8 Questions with Mike Tirico

Syracuse University. What can I say? The place changed my life. I couldn't be more thankful for being given the opportunity to attend. With everything that place has given me, one of the best parts has been getting to meet some incredible people.

ESPN's Mike Tirico is one of those people. The guy has reached the pinnacle of the sports broadcasting world and he is someone that can serve as the perfect example for the type of drive, focus and preparation you need to have to succeed in any career. I hope that my interview with him below gives you some insight into how you can better yourself as you strive to reach your goals...and gives you a different take on some of the biggest stories in sports.


Brandon Steiner: How did Syracuse University prepare you for your broadcasting career?

Mike Tirico: The Newhouse School of Public Communications is widely recognized as the top media school in the country and has prepared so many of us over the years. The faculty, curriculum and alumni have given all of us a tremendous foundation to build upon. For me and many others the opportunity to broadcast SU games at WAER radio was the best preparation for what I am still doing today.

BS: Golf, tennis, football, NBA basketball, college basketball, college football, the NFL, the World Cup- you’ve done it all. What’s been your favorite sport to broadcast through the years?

MT: It has become like your children, you love them all the same yet in different ways. I truly enjoy the variety of calling different sports and traveling the country, in some cases the world, to see the best of the best. If I had to choose one above all it would have to be Monday Night Football. No show has had a longer run in American sports television than MNF. To be a part of the 45 year legacy of Monday Night is something I will cherish forever.

BS: You’ve succeeded in one of the most highly competitive professional fields there is. I’m sure that has taken a tremendous amount of focus and determination. What’s your best piece of advice for a college student or recent grad looking for guidance in their career?
MT: Preparation. Are you the best prepared to do the job? Are you willing to outwork the person who is just as qualified to have the job? Can you bring some new approaches to the way things have always been done? Are you willing to be a great teammate? I think if you can say yes to all of those questions you have a great template to take the next step.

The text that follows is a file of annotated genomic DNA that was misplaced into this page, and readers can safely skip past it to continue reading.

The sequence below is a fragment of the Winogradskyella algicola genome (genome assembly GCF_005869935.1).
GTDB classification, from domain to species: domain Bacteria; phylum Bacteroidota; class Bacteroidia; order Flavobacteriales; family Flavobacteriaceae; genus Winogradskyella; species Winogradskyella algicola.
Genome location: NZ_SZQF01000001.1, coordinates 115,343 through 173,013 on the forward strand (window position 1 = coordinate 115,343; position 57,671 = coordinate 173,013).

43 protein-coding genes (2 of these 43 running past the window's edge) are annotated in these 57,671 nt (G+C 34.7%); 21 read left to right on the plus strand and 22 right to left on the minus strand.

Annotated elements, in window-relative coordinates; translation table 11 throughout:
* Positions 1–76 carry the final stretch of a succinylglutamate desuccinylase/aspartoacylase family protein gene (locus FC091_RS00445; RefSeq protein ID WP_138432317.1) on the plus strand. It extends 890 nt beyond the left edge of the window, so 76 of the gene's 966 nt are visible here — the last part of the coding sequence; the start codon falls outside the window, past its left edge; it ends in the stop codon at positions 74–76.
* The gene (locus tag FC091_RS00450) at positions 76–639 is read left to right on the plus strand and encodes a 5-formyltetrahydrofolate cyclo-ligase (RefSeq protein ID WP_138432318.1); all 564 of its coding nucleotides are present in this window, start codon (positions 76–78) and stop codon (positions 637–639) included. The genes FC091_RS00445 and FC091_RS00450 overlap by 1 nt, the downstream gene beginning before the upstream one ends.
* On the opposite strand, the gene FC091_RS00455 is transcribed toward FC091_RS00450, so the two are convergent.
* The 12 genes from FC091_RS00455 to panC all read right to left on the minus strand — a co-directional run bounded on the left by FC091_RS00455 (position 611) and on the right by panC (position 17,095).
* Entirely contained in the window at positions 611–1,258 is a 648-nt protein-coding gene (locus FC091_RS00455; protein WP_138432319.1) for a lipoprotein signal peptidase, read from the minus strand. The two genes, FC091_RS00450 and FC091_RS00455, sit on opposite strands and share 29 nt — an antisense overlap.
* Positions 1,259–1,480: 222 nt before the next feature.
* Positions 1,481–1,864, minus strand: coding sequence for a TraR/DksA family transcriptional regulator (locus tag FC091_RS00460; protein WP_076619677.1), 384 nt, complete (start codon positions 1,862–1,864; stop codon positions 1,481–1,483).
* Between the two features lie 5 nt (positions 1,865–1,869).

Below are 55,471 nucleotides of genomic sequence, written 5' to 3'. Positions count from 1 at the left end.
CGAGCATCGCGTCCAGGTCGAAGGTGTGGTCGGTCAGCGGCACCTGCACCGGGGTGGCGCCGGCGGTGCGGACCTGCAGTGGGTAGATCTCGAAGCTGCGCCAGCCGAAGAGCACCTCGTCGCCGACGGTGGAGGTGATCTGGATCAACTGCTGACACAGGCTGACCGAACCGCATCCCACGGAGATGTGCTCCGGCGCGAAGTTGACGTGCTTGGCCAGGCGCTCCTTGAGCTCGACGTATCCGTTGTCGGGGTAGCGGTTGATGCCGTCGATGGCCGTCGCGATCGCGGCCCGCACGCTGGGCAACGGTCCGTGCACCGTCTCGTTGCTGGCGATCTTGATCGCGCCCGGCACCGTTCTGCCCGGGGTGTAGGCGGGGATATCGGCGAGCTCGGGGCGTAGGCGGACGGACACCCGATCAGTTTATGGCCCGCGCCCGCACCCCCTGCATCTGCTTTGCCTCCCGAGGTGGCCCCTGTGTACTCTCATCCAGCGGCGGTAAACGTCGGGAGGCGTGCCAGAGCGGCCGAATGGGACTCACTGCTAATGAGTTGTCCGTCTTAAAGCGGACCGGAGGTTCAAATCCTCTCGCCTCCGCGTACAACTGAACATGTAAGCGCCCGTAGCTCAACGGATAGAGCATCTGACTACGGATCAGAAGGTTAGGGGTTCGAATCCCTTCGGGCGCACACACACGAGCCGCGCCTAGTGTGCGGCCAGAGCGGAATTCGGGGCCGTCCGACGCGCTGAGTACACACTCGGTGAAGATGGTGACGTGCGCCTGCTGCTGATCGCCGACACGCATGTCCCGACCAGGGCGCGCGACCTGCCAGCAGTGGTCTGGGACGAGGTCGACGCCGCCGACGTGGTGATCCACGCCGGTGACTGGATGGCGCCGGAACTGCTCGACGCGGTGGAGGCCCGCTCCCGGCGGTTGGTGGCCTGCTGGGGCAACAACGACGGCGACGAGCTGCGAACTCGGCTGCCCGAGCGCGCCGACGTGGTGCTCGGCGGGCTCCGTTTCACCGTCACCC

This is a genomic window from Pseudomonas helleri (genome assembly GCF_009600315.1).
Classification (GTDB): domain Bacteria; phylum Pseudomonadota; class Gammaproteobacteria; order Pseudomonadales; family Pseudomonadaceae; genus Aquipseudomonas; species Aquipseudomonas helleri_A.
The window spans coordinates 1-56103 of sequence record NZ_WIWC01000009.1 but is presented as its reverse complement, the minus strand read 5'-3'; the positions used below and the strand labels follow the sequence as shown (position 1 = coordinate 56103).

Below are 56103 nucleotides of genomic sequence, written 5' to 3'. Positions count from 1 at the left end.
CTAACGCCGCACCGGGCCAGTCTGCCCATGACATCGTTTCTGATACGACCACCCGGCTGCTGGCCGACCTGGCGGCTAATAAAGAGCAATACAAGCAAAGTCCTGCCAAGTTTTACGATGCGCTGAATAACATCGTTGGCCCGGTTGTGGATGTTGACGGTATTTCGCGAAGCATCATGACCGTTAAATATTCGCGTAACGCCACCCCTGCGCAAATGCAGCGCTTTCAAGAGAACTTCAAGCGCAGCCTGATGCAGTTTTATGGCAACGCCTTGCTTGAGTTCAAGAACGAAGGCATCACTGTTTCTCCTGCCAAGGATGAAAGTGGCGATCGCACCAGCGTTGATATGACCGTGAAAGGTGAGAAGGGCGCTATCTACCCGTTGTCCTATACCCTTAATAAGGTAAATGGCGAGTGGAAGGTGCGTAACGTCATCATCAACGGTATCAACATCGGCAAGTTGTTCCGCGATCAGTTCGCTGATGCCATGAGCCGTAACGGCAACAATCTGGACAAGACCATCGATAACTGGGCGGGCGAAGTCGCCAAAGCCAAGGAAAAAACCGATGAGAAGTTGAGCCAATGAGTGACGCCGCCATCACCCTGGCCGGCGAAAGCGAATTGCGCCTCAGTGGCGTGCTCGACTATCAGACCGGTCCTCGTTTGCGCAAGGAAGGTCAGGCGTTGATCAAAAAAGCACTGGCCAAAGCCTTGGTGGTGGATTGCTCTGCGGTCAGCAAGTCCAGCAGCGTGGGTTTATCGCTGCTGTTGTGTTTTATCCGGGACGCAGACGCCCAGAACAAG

BS: Your most memorable moment with your MNF broadcast partner, John Gruden?
MT: Well Jon is one of the special people I have come across. No one approaches the job with his passion, work ethic and knowledge. I would say I will always remember the Fail Mary game in Seattle, when the Seahawks beat the Packers (with the help of replacement officials). Jon was so disgusted after the game, not because Seattle won or Green Bay lost, but how the game was being cheated because of incompetent officiating. Once a coach always a coach!

BS: What’s your take on all the happenings in the NFL this year?
MT: It was a terrible public relations year for the league. The commissioner and league policy came under deserved and intense scrutiny. I think the Players Association also needed to be under a similarly strong microscope. If going forward the league and society are better places because of this year’s high profile issues than we will truly see the reach the sport has on America.

BS: Favorite story you’ve ever covered?
MT: Besides anything related to my alma mater Syracuse, it would be the return of the New Orleans Saints to the Superdome in 2006. Post-Katrina there was great uncertainty about the city’s future. The Monday Night Football game in September of that year showed the world that New Orleans was again open for business.

BS: If there was one thing you would consider “broken” in sports today, what would it be?
MT: I think the current model of intercollegiate sports is broken. There is so much money currently involved that it has become difficult to reconcile the mission of universities with the high stakes of NCAA football and basketball. Impactful leadership is desperately needed to help keep college sports from major problems in the future.

BS: Stuart Scott passed away last month. As you reflect on your time with him at ESPN, what did you learn from his perspective on life?
MT: Stuart showed us extraordinary strength and spirit with incredible grace during his cancer fight. From the time I met him he had a passionate approach and a unique ability. The reaction to his passing from around the sports world, showed us all how impactful he truly was. We will truly never replace him.

BS: Thank you, Mike.

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